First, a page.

What's the Welsh for cyberpunk?

One answer is possibly WORST CASE SCENARIO, which is a full (beta) for a (complete) futuristic TTRPG with a uniquely Welsh flavour, that I just uploaded. Download the PDF (2.9 mb) here!

I have had it lying about for a while. Want to see the setting fleshed out? Want to see something more interesting? Comments box is down there.

Did you really like it? Well, it's totally for free, rhad ac am ddim, but if you click on this button by here, you can drop some pennies in my virtual tip jar. You don't have to have PayPal to do this, and there's no minimum and no obligation. Pay what you want. 

(Edit: you can also get the Beta as PWYW here on DriveThruRPG.)

Since I am being venal, my Patreon backers have had access to the first beta for a few weeks now, and occasionally get other goodies. If you thought about sticking a monthly dollar (so much more stable than pounds right now) in my Patreon, I'd be super grateful.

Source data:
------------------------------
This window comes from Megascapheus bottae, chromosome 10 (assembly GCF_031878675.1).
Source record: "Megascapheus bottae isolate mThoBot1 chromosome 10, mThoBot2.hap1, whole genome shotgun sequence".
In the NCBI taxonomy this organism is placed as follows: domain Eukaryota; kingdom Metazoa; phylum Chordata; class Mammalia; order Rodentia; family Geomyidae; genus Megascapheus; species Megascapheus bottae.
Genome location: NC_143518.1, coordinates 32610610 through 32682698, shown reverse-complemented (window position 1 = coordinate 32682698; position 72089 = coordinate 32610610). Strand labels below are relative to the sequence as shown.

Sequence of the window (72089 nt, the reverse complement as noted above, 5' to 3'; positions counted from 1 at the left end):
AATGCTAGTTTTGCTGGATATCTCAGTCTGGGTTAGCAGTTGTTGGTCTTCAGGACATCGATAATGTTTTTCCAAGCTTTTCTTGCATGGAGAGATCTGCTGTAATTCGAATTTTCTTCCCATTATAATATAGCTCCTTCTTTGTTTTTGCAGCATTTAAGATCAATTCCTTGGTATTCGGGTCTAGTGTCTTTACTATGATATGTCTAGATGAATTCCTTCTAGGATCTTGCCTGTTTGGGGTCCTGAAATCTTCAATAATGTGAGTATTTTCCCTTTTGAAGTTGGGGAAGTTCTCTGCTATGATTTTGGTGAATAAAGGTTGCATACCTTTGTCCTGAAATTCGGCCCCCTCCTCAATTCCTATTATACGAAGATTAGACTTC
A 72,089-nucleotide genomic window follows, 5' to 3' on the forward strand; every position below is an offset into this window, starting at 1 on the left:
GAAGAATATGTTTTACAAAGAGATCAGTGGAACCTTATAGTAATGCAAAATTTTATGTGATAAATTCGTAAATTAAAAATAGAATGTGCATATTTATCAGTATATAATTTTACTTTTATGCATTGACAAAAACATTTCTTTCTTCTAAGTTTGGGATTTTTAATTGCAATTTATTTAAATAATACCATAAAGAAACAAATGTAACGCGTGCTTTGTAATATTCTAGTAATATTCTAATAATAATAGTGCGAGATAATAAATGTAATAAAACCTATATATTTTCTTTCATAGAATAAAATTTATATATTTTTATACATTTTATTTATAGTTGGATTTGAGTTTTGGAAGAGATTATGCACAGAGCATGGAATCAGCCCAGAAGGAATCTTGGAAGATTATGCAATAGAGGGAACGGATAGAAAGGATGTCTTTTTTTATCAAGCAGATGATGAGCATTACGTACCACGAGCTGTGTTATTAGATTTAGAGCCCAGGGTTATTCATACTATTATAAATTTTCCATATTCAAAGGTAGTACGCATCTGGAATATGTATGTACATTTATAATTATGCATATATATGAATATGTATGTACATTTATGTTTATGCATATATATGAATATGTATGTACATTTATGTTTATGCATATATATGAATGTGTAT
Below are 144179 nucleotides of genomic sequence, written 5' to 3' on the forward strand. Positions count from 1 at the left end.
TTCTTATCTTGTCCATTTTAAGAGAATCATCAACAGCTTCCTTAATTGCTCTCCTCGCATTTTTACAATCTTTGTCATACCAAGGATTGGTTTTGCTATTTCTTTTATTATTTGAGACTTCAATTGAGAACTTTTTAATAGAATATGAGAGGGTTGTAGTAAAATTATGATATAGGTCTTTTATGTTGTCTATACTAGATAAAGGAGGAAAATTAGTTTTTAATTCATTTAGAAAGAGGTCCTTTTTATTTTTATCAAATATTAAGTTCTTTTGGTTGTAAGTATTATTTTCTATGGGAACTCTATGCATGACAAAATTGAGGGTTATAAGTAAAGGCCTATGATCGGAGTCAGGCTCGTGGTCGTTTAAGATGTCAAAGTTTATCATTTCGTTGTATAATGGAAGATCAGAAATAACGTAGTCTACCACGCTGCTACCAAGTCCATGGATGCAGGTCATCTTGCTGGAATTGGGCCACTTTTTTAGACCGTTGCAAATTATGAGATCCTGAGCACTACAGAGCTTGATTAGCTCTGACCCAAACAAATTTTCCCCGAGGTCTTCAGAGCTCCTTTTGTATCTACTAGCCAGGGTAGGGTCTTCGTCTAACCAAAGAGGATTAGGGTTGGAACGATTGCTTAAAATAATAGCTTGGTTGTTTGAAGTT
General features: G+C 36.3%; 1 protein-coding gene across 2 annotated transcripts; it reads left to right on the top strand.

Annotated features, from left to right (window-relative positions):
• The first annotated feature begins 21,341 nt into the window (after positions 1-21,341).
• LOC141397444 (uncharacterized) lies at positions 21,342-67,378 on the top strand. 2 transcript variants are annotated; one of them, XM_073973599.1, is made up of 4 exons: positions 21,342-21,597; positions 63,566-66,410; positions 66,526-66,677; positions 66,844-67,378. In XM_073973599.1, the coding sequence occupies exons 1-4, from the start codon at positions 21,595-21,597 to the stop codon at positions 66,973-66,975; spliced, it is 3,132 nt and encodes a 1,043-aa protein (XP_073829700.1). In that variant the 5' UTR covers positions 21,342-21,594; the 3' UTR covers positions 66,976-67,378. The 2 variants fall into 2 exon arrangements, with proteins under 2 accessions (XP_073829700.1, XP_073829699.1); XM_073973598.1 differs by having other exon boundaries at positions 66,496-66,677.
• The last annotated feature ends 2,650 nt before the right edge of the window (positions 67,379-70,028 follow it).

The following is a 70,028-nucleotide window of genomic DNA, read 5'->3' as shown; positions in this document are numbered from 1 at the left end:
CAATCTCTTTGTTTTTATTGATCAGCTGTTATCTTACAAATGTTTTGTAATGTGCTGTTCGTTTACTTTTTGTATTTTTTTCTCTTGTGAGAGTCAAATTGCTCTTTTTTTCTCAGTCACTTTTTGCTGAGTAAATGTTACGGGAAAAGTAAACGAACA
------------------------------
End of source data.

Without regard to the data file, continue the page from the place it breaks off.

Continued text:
Monday 25 July 2016


A big thanks to John Arcadian and co at the Gnome Stew gaming blog for a really positive but by no means uncritical review of Chariot. Check it out, and stay for the Gnome Stew podcast, which has much of interest for your tabletop roleplay fans.

Written in Water #15: Imaginal Armies, Part One

The Roman Army wasn't immune to the collapse of history. As the Empire entered its final state of narrative disintegration, the army entered into the realm of myth, of story. An imaginal state, where the idea of the military forces of Rome transcended the reality. I have two stories to tell regarding this.

Before I get to the first, let's go back a bit. For context's sake.

The Prince of Exiles, 34

Something in me rises. It catches in my throat, settles behind my eyes, and then evaporates, as it always does.

Saturday 23 July 2016

The Truth About Sappho: Preface

(I wrote this some years ago. It never saw the light of day. It is the beginning of a thing.  Would you like to see more of it? Please let me know, and if you like my writing, please consider contributing to my Patreon.)